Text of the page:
Could Boeing Benefit from Airbus’s ‘Back’ Pain?

Some airlines have been forced to keep the back seats empty on Airbus’s (EASDY) A320neos due to a problem similar to Boeing (BA) 737 Max 8’s

Mike Sonnenberg - Author

Sep. 20 2019, Published 9:31 a.m. ET


This week, The Sun reported that some airlines have been forced to keep the back seats empty on Airbus’s (EASDY) A320neos due to a problem similar to Boeing (BA) 737 Max 8’s. Like Boeing’s troubled jet, the A320neo tends to pitch its nose upward. However, the problem has only been identified in lab conditions and not during commercial flights. The A320neo’s software fails to correct the aircraft’s pitch in certain circumstances. By keeping the load in rear cargo compartments and seats low, the center of gravity of these aircraft can be brought forward, correcting the pitch issue.

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The Sun reported that British Airways and Luftansa have started keeping the A320neo’s rear seats empty to address the potential safety issue. The European Union Aviation Safety Agency issued a directive in this regard in July. Globally, over 50 airlines have A320neos in their fleets. In the US, Frontier Airlines and United Airlines (UAL) fly A320neos. Alaska Air (ALK) has ordered 30 of the aircraft.

Boeing’s 737 Max 8 worries

Airbus’s A320neo competes with Boeing’s 737 Max 8, which is waiting for regulatory clearance to fly again. After two fatal crashes due to software issues, 737 Max 8s have been grounded for six months. The grounding has cost Boeing, airlines, and investors billions of dollars.

United Airlines has pushed the 737 Max 8’s comeback to December 19. By then, it is expected to have canceled 9,500 flights since the beginning of the grounding. The grounding has affected UAL stock, which has underperformed broader markets.

American Airlines (AAL), which owns 24 MAX jets, canceled 7,800 flights in the second quarter alone. The company is looking at 140 flight cancelations per day until the aircraft comes back to service.

However, no airline has been as affected as Southwest Airlines (LUV). Southwest, which has 34 MAX planes, has canceled tens of thousands of flights since the grounding started in March. The company doesn’t expect the planes to be back in service until early 2020.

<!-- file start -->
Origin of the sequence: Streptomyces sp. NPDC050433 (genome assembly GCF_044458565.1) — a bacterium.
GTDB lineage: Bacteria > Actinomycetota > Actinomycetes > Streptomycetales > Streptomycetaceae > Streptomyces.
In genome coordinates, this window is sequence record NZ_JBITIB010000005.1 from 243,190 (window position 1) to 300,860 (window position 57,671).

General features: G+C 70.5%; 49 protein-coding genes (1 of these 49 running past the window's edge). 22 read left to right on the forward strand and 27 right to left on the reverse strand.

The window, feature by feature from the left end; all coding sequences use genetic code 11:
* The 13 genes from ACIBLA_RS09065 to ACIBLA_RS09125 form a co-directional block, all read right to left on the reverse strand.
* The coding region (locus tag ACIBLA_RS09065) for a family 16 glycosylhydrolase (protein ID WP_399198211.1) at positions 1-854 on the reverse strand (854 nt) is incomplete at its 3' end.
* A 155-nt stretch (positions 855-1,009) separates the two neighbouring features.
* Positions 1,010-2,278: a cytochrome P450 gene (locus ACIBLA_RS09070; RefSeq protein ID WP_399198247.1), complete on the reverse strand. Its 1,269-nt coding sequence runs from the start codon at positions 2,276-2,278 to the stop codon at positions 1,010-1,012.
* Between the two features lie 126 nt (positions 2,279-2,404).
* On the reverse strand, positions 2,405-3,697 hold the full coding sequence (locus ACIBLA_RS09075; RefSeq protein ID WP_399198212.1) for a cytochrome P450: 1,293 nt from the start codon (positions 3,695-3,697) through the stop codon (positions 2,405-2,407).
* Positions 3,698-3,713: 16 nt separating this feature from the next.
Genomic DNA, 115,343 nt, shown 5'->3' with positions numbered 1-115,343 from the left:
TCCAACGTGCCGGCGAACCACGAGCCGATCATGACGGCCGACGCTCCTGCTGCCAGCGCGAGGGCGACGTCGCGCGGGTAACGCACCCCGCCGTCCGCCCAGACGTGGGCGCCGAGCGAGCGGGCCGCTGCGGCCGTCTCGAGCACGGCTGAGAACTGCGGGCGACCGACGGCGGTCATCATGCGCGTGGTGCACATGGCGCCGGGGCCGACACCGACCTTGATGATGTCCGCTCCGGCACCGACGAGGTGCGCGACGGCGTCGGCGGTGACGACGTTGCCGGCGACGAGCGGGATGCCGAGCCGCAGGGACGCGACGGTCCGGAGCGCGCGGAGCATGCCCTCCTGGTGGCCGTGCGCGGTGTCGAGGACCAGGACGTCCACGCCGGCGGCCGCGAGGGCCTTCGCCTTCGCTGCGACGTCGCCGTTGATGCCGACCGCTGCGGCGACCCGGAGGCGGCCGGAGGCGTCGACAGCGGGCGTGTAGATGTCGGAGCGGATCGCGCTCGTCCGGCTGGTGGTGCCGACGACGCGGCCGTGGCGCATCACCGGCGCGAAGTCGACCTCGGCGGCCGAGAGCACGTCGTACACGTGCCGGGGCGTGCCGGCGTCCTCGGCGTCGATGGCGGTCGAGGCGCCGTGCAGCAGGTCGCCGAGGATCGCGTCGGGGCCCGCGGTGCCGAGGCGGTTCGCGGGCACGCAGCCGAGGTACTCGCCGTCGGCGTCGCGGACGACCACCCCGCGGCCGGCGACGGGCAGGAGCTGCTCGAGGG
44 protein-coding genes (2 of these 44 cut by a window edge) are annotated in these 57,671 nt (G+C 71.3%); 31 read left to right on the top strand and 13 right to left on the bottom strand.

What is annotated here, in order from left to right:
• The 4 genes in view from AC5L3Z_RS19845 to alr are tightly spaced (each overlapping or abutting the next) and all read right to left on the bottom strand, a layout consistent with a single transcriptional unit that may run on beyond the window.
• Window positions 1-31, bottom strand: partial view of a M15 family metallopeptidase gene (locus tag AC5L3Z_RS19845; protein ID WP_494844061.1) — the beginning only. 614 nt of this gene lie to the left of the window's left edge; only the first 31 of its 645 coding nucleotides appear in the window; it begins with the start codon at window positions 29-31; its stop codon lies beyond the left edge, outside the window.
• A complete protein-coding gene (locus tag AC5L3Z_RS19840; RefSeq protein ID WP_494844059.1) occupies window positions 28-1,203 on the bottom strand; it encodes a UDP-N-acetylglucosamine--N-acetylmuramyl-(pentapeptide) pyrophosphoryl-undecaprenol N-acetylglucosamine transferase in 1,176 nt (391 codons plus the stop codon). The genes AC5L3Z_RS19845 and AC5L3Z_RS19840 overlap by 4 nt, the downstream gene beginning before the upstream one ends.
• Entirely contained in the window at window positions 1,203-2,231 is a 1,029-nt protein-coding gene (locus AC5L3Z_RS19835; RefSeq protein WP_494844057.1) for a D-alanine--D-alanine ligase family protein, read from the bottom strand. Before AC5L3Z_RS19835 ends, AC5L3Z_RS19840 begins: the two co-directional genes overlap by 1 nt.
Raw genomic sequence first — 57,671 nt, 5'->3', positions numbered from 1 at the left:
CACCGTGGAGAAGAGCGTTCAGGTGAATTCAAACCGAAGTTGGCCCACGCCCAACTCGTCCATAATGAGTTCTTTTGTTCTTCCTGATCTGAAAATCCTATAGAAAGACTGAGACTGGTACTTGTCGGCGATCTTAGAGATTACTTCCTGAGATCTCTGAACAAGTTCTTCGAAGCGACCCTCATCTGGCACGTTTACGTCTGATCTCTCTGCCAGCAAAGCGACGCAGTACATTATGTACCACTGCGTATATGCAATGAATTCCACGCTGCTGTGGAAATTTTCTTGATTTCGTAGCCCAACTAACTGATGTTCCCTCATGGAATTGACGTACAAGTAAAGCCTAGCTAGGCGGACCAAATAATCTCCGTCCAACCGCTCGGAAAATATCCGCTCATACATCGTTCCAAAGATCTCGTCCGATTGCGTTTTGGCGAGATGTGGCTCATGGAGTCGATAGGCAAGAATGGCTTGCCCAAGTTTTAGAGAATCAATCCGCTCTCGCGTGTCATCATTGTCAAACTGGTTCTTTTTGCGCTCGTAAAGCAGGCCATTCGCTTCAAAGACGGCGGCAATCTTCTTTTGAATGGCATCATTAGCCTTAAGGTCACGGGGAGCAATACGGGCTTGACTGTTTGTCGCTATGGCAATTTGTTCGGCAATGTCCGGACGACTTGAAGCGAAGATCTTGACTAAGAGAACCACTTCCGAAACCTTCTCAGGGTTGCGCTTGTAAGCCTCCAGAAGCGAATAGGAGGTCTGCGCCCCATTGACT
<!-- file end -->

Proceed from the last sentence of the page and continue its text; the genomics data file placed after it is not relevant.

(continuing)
As for Boeing itself, the 737 Max 8 grounding has cost billions in penalties. BA stock has also fallen more than 8% since March 10, when Ethiopian Airlines Flight 610 crashed. The crash forced the company to make structural changes.

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Could Boeing benefit?

The A320neo’s problems may not be as severe as the Boeing 737 Max 8’s. In fact, it may not require grounding. However, keeping a couple of rows empty can hamper airlines’ profitability. At a time when markets are dealing with oil shock worries, every seat counts for airlines, which operate on thin margins. This is especially true for low-cost airlines, the biggest A320neo customers. Fixing the A320neo’s troubles would require redesigning the plane to redistribute the load and correct the center of gravity issues, which may be time consuming.

India’s IndiGo and Malaysia’s AirAsia are some of the A320neo’s biggest customers. IndiGo made headlines in June after it ordered $20 billion in General Electric (GE) LEAP engines for its fleet of A320neos and A321neos.

Boeing is preparing to get MAX planes back in the skies by December. The company also faces the Herculean task of arranging logistics so that it doesn’t lose more time and money in the rollout after regulators’ approval. In the six months of preparing the Boeing 737 Max 8 for the skies, Boeing has perhaps identified other areas of improvement, which could give the company an advantage.

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Boeing’s 777X issues

The 737 Max 8 isn’t Boeing’s only source of trouble. The company is also struggling with the rollout of its wide-bodied 777X variant. One major issue is related to the plane’s General Electric GE9X engines. While the engines, GE’s biggest, are set to provide better fuel efficiency and a quieter ride once operational, recurring problems are delaying their commercial operation.

The 777X is also facing issues in load tests, which it needs to pass before regulators will allow it to fly. Because of the 737 Max 8 crisis, the company is facing greater regulatory scrutiny.

The A320neo’s engine issues

The A320neo can be fitted with either GE’s LEAP engines or Pratt & Whitney’s 1100G-JM engines. Planes fitted with the latter have experienced various engine issues, including engine failure. Regulators have advised grounding and the redesign of engine components to make the planes safer. Globally, over 400 A320neos have Pratt & Whitney engines. Pratt & Whitney’s troubles have been GE’s gains.

Stock market performance

Boeing stock closed 0.51% lower yesterday, while Airbus ADRs gained 0.83%. The broader S&P 500 index was flat yesterday, and the industrial-focused Dow Jones fell 0.2%.


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